One more thing to the just discussed approach of security, that everything is left into the database what the user sends, taking into account that it can not possible to execute SQL externally: Increasingly it is not SQL vulnerabilites that are exploted but XSS that would be easily possible with this approach, too. You could use htmlspecialchars() for the input defusing, but it's so inflexible as it often happens that one wants to quickly modify a string just before it is sent to the user, which re-opens a potential security hole. This article is not about XSS, but I wanted to mention that you should care about this in your application, too. I'll focus on this topic in another post, when it comes to write an easy to use and performant "view".

Transparency and abstraction

Both, scaling and hardening an application is no great rocket science anymore. To make both points as simple as possible for developers and to increase the speed of development, I've introduced a transparent layer to dissolve both things in the background. The goal was to be able to write queries in the following form:

DB::query('SELECT * FROM user WHERE UID=#u OR UName=#s LIMIT 1', $user_id);

In order to make this SQL-API possible (by the way, I also implemented a memcached cluster management in this way), I use the function xsprintf() from my infusion extension internally. Who would not use the extension can also take the slower PHP implementation for the beginning or easier with the following preg_replace_callback() substitution:

preg_replace_callback('/#([0-9]*[a-z])/i', $cb, $str);

But what does the above written query actually says? I use hash-codes to implement type hints and to be able to execute necessary simplifcations for scale-out. The query in detail means that the user info of the currently logged-in user and the user, whose name is given as parameter should be returned. The implementation of the hash-codes is realized by the specified callback function. In principle, it is the same as parameter bindings with a slightly nicer syntax and the possibilty to do some extra things. I would like to briefly document the hash-codes I've implemented in my SQL class:

  • #u - Inserting user-ID of the current logged in user session with automatic cluster selection
  • #U - Inserting user-ID of the current logged in user session without cluster selection
  • #s - Inserting a string and secure it
  • #i - Inserting an integer
  • #f - Inserting a float
  • #o - Inserting an user-ID and automaticaly select the cluster
  • #x - Inserting binary data as hexdump
  • #X - Inserting a hex string to store it as blob or binary
  • #n - Same as #s with the exception that an empty value is stored as NULL
  • #h - Inserting a htmlspecialchars encoded string
  • #r - Inserting a remote address as unsigned integer
  • #d - Inserting a DATE value from unix timestamp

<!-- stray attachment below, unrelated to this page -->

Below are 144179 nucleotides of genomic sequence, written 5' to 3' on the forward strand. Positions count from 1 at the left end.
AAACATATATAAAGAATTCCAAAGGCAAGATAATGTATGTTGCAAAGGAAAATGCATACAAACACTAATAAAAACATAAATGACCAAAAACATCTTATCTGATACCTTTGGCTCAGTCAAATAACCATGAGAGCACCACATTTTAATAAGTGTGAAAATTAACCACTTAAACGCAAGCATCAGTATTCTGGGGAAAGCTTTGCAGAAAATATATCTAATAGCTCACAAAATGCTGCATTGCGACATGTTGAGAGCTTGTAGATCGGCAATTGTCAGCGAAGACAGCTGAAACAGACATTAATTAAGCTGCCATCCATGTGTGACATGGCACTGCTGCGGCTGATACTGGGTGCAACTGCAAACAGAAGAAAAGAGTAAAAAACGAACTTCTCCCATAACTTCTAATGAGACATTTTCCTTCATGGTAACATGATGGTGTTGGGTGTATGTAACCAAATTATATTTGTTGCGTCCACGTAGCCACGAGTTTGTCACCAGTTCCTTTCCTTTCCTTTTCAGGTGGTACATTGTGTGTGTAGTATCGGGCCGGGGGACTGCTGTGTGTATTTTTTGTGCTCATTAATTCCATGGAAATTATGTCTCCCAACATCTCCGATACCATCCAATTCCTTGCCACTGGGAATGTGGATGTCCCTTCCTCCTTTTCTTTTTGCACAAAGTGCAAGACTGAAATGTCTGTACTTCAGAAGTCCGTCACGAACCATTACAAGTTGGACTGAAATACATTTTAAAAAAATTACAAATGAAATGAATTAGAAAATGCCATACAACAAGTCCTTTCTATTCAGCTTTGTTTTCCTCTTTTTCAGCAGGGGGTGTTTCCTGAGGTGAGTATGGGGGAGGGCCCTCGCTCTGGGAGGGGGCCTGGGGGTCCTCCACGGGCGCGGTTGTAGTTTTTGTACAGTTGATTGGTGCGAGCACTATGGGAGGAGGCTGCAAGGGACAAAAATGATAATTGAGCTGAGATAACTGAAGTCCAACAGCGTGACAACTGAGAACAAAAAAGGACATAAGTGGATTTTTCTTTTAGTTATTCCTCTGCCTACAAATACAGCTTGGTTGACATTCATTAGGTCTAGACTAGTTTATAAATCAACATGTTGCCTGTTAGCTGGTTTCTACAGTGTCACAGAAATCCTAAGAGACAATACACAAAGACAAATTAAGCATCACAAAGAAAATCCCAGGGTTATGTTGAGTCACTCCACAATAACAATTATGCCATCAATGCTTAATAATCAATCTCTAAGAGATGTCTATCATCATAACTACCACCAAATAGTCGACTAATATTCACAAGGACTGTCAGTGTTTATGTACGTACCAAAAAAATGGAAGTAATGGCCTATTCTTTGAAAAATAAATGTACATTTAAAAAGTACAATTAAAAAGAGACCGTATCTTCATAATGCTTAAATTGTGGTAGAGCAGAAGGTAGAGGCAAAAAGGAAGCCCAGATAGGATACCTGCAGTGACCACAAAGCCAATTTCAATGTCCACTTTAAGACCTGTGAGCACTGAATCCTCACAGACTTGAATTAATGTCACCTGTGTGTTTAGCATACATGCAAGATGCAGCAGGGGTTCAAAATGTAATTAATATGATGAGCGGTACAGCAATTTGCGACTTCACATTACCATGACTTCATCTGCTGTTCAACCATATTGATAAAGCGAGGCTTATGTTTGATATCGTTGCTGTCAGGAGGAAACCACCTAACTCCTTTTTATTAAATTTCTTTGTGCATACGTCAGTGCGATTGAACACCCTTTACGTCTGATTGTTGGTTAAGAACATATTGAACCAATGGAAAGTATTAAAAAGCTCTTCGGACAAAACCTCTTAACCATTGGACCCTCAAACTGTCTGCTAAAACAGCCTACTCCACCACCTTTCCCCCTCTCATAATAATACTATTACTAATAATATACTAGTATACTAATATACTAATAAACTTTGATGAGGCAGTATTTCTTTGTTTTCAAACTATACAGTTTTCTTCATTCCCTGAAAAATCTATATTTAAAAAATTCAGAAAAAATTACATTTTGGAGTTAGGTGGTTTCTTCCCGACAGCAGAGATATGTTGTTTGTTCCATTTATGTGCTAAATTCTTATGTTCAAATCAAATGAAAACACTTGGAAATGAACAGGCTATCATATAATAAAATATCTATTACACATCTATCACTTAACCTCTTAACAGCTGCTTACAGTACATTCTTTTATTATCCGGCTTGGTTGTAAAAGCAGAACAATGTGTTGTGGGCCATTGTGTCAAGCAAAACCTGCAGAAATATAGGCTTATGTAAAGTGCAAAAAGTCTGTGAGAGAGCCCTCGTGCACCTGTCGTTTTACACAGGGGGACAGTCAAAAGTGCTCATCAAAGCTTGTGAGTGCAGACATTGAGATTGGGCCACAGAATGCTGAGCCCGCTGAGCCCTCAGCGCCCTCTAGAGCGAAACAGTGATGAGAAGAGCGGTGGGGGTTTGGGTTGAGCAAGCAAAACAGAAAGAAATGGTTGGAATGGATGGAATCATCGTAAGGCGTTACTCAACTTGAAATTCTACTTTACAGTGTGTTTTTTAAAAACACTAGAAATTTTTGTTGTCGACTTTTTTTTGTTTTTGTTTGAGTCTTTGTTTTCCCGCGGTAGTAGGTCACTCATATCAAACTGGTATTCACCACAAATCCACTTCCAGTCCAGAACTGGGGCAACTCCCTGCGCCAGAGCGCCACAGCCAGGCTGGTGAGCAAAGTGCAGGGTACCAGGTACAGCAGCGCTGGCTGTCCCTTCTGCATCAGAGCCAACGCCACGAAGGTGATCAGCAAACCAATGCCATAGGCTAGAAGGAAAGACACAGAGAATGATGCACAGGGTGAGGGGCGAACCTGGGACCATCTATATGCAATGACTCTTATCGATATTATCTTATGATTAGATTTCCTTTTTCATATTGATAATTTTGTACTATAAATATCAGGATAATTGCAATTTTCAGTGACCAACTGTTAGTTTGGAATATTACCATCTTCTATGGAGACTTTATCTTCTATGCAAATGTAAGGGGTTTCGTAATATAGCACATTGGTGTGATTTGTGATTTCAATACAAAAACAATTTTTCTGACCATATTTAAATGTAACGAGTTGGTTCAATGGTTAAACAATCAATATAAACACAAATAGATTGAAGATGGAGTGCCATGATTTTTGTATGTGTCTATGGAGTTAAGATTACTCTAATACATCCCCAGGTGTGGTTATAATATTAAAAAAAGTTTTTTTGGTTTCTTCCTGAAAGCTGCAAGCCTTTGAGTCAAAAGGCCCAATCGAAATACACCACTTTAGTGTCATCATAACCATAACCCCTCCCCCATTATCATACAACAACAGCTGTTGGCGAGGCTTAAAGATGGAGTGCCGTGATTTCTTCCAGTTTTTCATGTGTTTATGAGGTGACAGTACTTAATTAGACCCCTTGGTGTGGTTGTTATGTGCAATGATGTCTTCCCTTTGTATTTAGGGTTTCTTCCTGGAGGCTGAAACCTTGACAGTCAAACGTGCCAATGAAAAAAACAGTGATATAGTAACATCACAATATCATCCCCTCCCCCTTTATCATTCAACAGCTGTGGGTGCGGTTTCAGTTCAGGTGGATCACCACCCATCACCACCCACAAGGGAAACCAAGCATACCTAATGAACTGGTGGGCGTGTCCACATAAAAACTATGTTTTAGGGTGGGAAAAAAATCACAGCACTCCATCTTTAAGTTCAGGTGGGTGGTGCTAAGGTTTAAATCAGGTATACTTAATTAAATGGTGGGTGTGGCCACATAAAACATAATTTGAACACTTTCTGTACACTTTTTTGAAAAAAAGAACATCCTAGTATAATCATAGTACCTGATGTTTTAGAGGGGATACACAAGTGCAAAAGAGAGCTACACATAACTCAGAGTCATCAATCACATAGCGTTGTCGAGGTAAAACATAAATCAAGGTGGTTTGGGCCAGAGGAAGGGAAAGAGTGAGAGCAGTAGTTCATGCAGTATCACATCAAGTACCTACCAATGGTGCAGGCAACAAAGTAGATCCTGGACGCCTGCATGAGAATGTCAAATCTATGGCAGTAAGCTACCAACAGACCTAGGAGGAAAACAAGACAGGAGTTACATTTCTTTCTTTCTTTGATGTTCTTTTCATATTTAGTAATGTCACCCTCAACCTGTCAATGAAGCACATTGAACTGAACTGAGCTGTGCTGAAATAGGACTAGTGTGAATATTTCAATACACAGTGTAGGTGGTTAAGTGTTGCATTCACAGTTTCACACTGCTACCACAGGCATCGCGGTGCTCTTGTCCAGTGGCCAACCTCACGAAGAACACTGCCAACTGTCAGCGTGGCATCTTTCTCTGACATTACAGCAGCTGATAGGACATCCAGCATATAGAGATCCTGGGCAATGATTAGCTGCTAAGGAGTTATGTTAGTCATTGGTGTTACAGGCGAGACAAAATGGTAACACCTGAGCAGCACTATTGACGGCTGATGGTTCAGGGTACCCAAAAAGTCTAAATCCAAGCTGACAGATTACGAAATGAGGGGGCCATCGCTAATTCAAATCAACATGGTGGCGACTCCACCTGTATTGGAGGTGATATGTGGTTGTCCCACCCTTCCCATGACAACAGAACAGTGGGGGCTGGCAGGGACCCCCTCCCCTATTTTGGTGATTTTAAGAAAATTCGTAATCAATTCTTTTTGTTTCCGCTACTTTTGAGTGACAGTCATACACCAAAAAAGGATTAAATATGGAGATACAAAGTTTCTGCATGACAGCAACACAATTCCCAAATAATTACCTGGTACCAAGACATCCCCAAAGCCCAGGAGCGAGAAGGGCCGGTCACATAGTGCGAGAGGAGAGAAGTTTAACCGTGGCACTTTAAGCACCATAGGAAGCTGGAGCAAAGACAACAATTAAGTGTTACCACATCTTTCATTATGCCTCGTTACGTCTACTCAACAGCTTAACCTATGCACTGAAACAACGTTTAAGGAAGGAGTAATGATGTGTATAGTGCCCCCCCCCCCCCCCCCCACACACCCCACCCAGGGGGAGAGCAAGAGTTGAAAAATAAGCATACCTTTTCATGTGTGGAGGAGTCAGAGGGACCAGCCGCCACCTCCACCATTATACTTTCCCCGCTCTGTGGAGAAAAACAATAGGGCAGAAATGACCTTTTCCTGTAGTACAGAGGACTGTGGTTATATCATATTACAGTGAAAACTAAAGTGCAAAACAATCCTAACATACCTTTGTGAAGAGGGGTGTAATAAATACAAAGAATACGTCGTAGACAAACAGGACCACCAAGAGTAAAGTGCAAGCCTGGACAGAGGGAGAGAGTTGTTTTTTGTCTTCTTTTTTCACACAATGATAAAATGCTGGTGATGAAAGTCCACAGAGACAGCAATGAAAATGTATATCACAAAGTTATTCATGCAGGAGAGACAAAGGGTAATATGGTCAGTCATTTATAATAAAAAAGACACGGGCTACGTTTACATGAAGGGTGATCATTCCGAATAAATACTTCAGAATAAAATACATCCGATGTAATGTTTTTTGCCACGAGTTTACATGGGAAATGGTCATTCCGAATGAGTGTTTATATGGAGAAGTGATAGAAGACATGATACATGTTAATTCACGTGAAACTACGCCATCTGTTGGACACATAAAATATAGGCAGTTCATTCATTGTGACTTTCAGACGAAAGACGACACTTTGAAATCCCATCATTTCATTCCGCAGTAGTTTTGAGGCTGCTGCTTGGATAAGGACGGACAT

• #t - Inserting a DATETIME value from unix timestamp
  • #v - Inserting a storage gentle boolean by using NULL and empty string as values
  • #a - Inserting a CSV value of array elements
  • #j - Inserting a JSON value of array elements or objects
  • #J - Inserting the required query part for doing the subquery elimination trick, I've already described

Most of the hash codes are only for formatting the data, but #u and#o are probably the most important codes for transparent scaling.

In the upper query-example, I've mentioned the query() method, which I actually never implement, but make a read/write split at this place to seperate master-writes and slave-reads. From a master can also be read, but not via the write() method, as read and write differ fundamentally:

reads

If a read query is executed, the list of opened connections to database servers is checked if a qualified connection already exists. If so, the first is used for read access. If there is no connection, a connection is established to a server from which we know that it has the data:

$res = DB::read('SELECT * FROM album WHERE U_ID=#u');

The result is a mysqli result, which can then be used with the normal mysqli API. Furthermore, I also implemented 3 more functions get(), gets() and value() to return only a row, all rows or only the value of a single column.

As described on my PHP hacking page, I've patched PHP5.2 to have a native type casting and now PHP5.3 with mysqlnd comes with this feature innately (maybe because I'm annoyed long enough to get this feature implemented).

writes

If a write query is executed, any required connection is established, if they do not already exists and after that the query is executed on each affected master. For example, to store user links, the following simple query suffices to write everything:

DB::write('INSERT INTO friend SET UID_Applicant=#o, UID_Accepter=#o, CreationTime=#t', $uid1, $uid2, time());